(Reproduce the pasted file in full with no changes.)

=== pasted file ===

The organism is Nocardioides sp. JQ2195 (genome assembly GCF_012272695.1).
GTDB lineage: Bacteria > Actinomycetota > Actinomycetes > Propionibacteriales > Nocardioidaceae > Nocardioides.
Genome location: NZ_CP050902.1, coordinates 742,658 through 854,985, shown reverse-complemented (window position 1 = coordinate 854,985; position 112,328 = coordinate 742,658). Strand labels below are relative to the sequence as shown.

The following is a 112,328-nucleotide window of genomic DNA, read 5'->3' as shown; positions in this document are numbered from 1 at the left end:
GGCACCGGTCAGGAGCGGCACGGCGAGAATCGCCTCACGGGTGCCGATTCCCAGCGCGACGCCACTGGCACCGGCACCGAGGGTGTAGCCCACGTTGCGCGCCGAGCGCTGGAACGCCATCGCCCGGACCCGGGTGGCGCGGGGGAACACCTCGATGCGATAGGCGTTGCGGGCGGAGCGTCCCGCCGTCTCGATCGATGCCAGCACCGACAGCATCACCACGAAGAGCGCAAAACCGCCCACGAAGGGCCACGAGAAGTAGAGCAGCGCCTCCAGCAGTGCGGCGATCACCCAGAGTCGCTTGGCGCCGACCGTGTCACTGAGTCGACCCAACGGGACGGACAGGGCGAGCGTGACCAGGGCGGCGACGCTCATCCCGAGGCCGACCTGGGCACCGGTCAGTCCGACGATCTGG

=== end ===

The organism is Nocardioides sp. JQ2195 (genome assembly GCF_012272695.1).
GTDB lineage: Bacteria > Actinomycetota > Actinomycetes > Propionibacteriales > Nocardioidaceae > Nocardioides.
Genome location: NZ_CP050902.1, coordinates 742,658 through 854,985, shown reverse-complemented (window position 1 = coordinate 854,985; position 112,328 = coordinate 742,658). Strand labels below are relative to the sequence as shown.

The following is a 112,328-nucleotide window of genomic DNA, read 5'->3' as shown; positions in this document are numbered from 1 at the left end:
GGCACCGGTCAGGAGCGGCACGGCGAGAATCGCCTCACGGGTGCCGATTCCCAGCGCGACGCCACTGGCACCGGCACCGAGGGTGTAGCCCACGTTGCGCGCCGAGCGCTGGAACGCCATCGCCCGGACCCGGGTGGCGCGGGGGAACACCTCGATGCGATAGGCGTTGCGGGCGGAGCGTCCCGCCGTCTCGATCGATGCCAGCACCGACAGCATCACCACGAAGAGCGCAAAACCGCCCACGAAGGGCCACGAGAAGTAGAGCAGCGCCTCCAGCAGTGCGGCGATCACCCAGAGTCGCTTGGCGCCGACCGTGTCACTGAGTCGACCCAACGGGACGGACAGGGCGAGCGTGACCAGGGCGGCGACGCTCATCCCGAGGCCGACCTGGGCACCGGTCAGTCCGACGATCTGG